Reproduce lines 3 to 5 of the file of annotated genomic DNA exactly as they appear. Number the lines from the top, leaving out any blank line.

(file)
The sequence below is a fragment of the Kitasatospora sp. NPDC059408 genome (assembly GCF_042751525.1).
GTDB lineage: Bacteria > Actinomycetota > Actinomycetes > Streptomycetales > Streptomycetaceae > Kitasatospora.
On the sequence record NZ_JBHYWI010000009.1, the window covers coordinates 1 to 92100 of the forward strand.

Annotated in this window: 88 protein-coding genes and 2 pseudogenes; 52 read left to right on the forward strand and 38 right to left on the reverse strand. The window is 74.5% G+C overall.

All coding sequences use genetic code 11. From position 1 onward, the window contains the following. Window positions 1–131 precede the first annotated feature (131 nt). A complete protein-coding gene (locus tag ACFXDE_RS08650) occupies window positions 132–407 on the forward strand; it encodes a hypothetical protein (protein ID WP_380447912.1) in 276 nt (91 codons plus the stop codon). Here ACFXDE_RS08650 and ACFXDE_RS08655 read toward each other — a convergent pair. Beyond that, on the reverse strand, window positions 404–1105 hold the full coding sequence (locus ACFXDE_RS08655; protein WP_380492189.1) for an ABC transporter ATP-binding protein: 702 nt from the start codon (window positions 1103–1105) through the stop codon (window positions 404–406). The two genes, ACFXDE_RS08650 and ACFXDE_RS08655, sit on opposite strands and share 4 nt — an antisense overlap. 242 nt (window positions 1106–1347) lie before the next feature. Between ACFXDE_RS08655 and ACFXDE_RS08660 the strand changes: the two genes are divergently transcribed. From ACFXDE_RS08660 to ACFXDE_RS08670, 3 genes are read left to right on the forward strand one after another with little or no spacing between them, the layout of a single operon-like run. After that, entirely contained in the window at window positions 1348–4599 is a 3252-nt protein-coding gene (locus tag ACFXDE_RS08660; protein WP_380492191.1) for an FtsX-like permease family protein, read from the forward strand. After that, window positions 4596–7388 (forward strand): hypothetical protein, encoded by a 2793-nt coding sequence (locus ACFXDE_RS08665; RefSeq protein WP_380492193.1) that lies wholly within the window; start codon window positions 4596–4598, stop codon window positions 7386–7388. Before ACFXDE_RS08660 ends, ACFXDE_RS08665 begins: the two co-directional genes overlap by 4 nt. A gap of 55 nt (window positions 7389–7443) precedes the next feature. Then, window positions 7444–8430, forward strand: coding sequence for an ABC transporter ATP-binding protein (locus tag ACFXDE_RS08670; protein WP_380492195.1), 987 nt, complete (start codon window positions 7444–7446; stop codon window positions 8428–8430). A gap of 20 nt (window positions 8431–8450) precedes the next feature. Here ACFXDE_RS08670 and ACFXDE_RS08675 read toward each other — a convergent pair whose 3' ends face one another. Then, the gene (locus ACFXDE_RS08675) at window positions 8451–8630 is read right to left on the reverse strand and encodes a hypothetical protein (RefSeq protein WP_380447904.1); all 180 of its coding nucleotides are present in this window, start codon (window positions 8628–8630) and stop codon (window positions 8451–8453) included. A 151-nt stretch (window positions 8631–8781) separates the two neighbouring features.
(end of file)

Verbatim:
On the sequence record NZ_JBHYWI010000009.1, the window covers coordinates 1 to 92100 of the forward strand.

Annotated in this window: 88 protein-coding genes and 2 pseudogenes; 52 read left to right on the forward strand and 38 right to left on the reverse strand. The window is 74.5% G+C overall.

All coding sequences use genetic code 11. From position 1 onward, the window contains the following. Window positions 1–131 precede the first annotated feature (131 nt). A complete protein-coding gene (locus tag ACFXDE_RS08650) occupies window positions 132–407 on the forward strand; it encodes a hypothetical protein (protein ID WP_380447912.1) in 276 nt (91 codons plus the stop codon). Here ACFXDE_RS08650 and ACFXDE_RS08655 read toward each other — a convergent pair. Beyond that, on the reverse strand, window positions 404–1105 hold the full coding sequence (locus ACFXDE_RS08655; protein WP_380492189.1) for an ABC transporter ATP-binding protein: 702 nt from the start codon (window positions 1103–1105) through the stop codon (window positions 404–406). The two genes, ACFXDE_RS08650 and ACFXDE_RS08655, sit on opposite strands and share 4 nt — an antisense overlap. 242 nt (window positions 1106–1347) lie before the next feature. Between ACFXDE_RS08655 and ACFXDE_RS08660 the strand changes: the two genes are divergently transcribed. From ACFXDE_RS08660 to ACFXDE_RS08670, 3 genes are read left to right on the forward strand one after another with little or no spacing between them, the layout of a single operon-like run. After that, entirely contained in the window at window positions 1348–4599 is a 3252-nt protein-coding gene (locus tag ACFXDE_RS08660; protein WP_380492191.1) for an FtsX-like permease family protein, read from the forward strand. After that, window positions 4596–7388 (forward strand): hypothetical protein, encoded by a 2793-nt coding sequence (locus ACFXDE_RS08665; RefSeq protein WP_380492193.1) that lies wholly within the window; start codon window positions 4596–4598, stop codon window positions 7386–7388. Before ACFXDE_RS08660 ends, ACFXDE_RS08665 begins: the two co-directional genes overlap by 4 nt. A gap of 55 nt (window positions 7389–7443) precedes the next feature. Then, window positions 7444–8430, forward strand: coding sequence for an ABC transporter ATP-binding protein (locus tag ACFXDE_RS08670; protein WP_380492195.1), 987 nt, complete (start codon window positions 7444–7446; stop codon window positions 8428–8430). A gap of 20 nt (window positions 8431–8450) precedes the next feature. Here ACFXDE_RS08670 and ACFXDE_RS08675 read toward each other — a convergent pair whose 3' ends face one another. Then, the gene (locus ACFXDE_RS08675) at window positions 8451–8630 is read right to left on the reverse strand and encodes a hypothetical protein (RefSeq protein WP_380447904.1); all 180 of its coding nucleotides are present in this window, start codon (window positions 8628–8630) and stop codon (window positions 8451–8453) included. A 151-nt stretch (window positions 8631–8781) separates the two neighbouring features.